How to Write a Federal Resume

How to Write a Federal Resume

What Is a Federal Resume?

You would be forgiven for thinking that one resume is much like another, but for specific jobs, it is important to adopt a particular content style. This is particularly true when writing a federal resume.

A federal resume is a document which you would submit when applying for a position within a federal government agency.

Unlike a standard resume, a federal resume contains more detailed information and is tailored specifically to the role for which you are applying.

Why Must a Federal Resume Be Different from a Standard Resume?

While a standard resume can be relatively generic, a federal resume should be dedicated to the specific role that you are applying for.

The information you include will be different or more detailed when compared to a standard resume. You should also take extra care with the spelling and grammar on your federal resume as it is likely to be looked at more closely.

A typical resume would usually include a brief overview of your education and work history, whereas a federal resume needs to include much more information. This means that rather than the usual length of one to two pages, a well-written federal resume should be four to five pages in length.

The reason for the difference between the two types of resumes is simple. Your resume will act as your job application.

Therefore, it needs to have as much information as possible so that whoever is assessing candidates can see that you are the person best qualified for the position.

If your resume doesn’t cover all of the information and qualifications listed in the job description, you will not have the opportunity to progress further in the interview process.

How to Write a Federal Resume

There are various resume-writing services which you can use to produce a federal resume, but it isn’t always necessary to pay someone to do it for you.

As long as you know what information to include, writing your federal resume is relatively straightforward.

Components that should always be included on a federal resume include:

  • Personal information – Name, date of birth, address and citizenship status
  • Education – Include the dates when you attended the relevant institutions and any qualifications you achieved.
  • Work experience – In reverse chronological order, beginning with your current employer. Don’t be tempted to leave out positions just because you feel they aren’t relevant.
  • References – Ideally this should be your current supervisor or manager.

It is also a good idea to include the following information:

  • Workplace-related training and qualifications – Any additional qualifications that you have obtained that could be beneficial for the position you have applied for.
  • Language skills – This is especially important if the role you are applying for is likely to involve communication with people in another language.
  • Additional references – Sometimes it is good to add a character reference for someone who knows you outside of the workplace. This should not be a friend or family member, but perhaps someone who knows you from a club or organization which you attend.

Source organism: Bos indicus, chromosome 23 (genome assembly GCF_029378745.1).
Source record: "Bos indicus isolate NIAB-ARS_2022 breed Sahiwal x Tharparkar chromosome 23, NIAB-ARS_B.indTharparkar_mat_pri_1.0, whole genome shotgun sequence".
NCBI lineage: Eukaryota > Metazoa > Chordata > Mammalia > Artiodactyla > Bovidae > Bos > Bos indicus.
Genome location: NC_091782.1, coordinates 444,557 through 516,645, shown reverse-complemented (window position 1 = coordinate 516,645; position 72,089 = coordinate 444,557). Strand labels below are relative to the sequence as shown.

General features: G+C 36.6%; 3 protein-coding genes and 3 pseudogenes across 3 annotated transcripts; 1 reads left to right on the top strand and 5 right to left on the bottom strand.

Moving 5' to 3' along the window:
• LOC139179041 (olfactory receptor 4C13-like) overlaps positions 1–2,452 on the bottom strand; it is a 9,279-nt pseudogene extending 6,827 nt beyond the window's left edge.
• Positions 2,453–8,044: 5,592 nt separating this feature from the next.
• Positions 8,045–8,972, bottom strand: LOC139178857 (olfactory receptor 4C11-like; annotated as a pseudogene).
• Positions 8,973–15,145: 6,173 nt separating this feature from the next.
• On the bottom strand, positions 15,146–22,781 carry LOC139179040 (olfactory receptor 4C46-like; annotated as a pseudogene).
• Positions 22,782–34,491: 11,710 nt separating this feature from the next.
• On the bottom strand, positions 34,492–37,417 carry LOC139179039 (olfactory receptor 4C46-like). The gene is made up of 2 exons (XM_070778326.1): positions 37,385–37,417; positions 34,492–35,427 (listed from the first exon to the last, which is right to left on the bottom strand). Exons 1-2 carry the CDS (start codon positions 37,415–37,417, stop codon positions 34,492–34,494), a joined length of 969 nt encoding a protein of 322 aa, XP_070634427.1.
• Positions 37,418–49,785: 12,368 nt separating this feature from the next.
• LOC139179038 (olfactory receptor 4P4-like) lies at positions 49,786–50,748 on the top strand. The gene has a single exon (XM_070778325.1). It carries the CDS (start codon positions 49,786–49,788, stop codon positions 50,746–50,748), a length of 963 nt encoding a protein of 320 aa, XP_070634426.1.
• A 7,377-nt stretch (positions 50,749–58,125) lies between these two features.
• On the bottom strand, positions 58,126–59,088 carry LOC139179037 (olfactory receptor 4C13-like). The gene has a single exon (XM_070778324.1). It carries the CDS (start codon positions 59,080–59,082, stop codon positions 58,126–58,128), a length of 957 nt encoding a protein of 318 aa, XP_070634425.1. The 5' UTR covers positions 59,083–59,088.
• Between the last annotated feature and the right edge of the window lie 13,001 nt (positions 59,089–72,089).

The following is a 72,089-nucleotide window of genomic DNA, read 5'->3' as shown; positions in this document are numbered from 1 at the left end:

• Published works – If you have published any articles or papers which are relevant to the position, these should be listed.
  • Sports, clubs and voluntary organizations – Employers always like to know that you have interests and hobbies outside of the workplace. Including information about any clubs or voluntary organizations can help to highlight skills and experience that could be valuable for the role you are applying for.

When writing your federal resume, there are some other important considerations:

Format

When deciding how to present your resume, there are four main formats to consider:

  • Chronological resume – This format is focused on your work experience and lists all of your employment history in reverse chronological order. A chronologically formatted resume is particularly useful if you have had continuous work, a progressive career or plan to continue in the same line of work.
  • Functional resume – If you are considering a new career path or don’t have a complete work history, it is worth considering this style of resume. Rather than focusing on the positions you have held, it looks more at the skills you have learned and used during your employment. Volunteer experience can be included here as the skills learned in volunteer roles can be transferred into paid employment.
  • Combination resume – This style of resume provides a fully comprehensive overview of your career and work history. By combining your work history with the skills you have gained, employers can get a clear picture of your abilities and potential.
  • Targeted resume – A targeted resume will include features of a combination resume but will be targeted specifically at the role you are applying for. This may mean that you leave out some of your qualifications and work history which are not relevant to your application. Alternatively, you can include all of the information, but feature the most relevant experience and qualifications at the top of each section.

Presentation

Once you have decided on the style of your resume, it is time to consider the presentation details.

  • Margins – You should set your margins at around one inch and never below half an inch. This will ensure that your resume doesn’t look either crowded or empty.
  • Font style and size – Keep the font simple. Some fussy fonts may look attractive, but they are difficult to read. It is always best to choose a classic font such as Ariel or Times New Roman as these look professional and are easy to read. Another thing to consider is the font size. Choosing a size that is too small will make your resume difficult to read. A font that is too large will look child-like and unprofessional. Generally, a font size of 10–12 is ideal.